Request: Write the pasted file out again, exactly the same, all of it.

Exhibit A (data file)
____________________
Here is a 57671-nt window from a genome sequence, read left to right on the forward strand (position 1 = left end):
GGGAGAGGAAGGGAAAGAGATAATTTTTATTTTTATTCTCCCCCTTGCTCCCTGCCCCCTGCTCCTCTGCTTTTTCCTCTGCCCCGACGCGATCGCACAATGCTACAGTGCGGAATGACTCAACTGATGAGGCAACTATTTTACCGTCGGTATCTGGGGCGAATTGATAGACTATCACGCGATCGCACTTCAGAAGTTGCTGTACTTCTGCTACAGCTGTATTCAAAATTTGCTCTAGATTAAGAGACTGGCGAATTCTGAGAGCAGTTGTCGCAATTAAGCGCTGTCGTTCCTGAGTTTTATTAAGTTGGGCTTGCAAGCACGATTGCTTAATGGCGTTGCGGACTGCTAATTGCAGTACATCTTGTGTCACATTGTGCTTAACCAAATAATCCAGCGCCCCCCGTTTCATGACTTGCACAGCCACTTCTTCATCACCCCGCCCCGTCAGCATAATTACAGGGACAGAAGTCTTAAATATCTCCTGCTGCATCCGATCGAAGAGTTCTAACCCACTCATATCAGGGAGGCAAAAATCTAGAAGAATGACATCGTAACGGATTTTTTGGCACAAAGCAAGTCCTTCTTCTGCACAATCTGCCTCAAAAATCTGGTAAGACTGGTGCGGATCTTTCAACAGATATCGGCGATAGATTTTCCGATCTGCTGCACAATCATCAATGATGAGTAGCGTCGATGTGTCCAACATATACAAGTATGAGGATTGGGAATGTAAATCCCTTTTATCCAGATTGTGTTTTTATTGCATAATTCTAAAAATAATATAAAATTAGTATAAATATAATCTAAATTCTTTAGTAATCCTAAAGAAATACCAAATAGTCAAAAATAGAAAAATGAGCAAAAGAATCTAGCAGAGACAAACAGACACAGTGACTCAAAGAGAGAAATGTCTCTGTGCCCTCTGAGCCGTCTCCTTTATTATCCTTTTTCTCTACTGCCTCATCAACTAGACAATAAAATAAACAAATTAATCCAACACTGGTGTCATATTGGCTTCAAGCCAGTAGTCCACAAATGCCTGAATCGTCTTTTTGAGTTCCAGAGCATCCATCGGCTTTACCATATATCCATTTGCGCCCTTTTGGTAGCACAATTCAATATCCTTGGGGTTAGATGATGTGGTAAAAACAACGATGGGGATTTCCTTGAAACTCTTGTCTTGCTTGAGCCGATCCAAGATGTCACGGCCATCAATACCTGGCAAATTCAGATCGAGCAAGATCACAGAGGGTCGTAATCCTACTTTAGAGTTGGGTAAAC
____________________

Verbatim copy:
Here is a 57671-nt window from a genome sequence, read left to right on the forward strand (position 1 = left end):
GGGAGAGGAAGGGAAAGAGATAATTTTTATTTTTATTCTCCCCCTTGCTCCCTGCCCCCTGCTCCTCTGCTTTTTCCTCTGCCCCGACGCGATCGCACAATGCTACAGTGCGGAATGACTCAACTGATGAGGCAACTATTTTACCGTCGGTATCTGGGGCGAATTGATAGACTATCACGCGATCGCACTTCAGAAGTTGCTGTACTTCTGCTACAGCTGTATTCAAAATTTGCTCTAGATTAAGAGACTGGCGAATTCTGAGAGCAGTTGTCGCAATTAAGCGCTGTCGTTCCTGAGTTTTATTAAGTTGGGCTTGCAAGCACGATTGCTTAATGGCGTTGCGGACTGCTAATTGCAGTACATCTTGTGTCACATTGTGCTTAACCAAATAATCCAGCGCCCCCCGTTTCATGACTTGCACAGCCACTTCTTCATCACCCCGCCCCGTCAGCATAATTACAGGGACAGAAGTCTTAAATATCTCCTGCTGCATCCGATCGAAGAGTTCTAACCCACTCATATCAGGGAGGCAAAAATCTAGAAGAATGACATCGTAACGGATTTTTTGGCACAAAGCAAGTCCTTCTTCTGCACAATCTGCCTCAAAAATCTGGTAAGACTGGTGCGGATCTTTCAACAGATATCGGCGATAGATTTTCCGATCTGCTGCACAATCATCAATGATGAGTAGCGTCGATGTGTCCAACATATACAAGTATGAGGATTGGGAATGTAAATCCCTTTTATCCAGATTGTGTTTTTATTGCATAATTCTAAAAATAATATAAAATTAGTATAAATATAATCTAAATTCTTTAGTAATCCTAAAGAAATACCAAATAGTCAAAAATAGAAAAATGAGCAAAAGAATCTAGCAGAGACAAACAGACACAGTGACTCAAAGAGAGAAATGTCTCTGTGCCCTCTGAGCCGTCTCCTTTATTATCCTTTTTCTCTACTGCCTCATCAACTAGACAATAAAATAAACAAATTAATCCAACACTGGTGTCATATTGGCTTCAAGCCAGTAGTCCACAAATGCCTGAATCGTCTTTTTGAGTTCCAGAGCATCCATCGGCTTTACCATATATCCATTTGCGCCCTTTTGGTAGCACAATTCAATATCCTTGGGGTTAGATGATGTGGTAAAAACAACGATGGGGATTTCCTTGAAACTCTTGTCTTGCTTGAGCCGATCCAAGATGTCACGGCCATCAATACCTGGCAAATTCAGATCGAGCAAGATCACAGAGGGTCGTAATCCTACTTTAGAGTTGGGTAAAC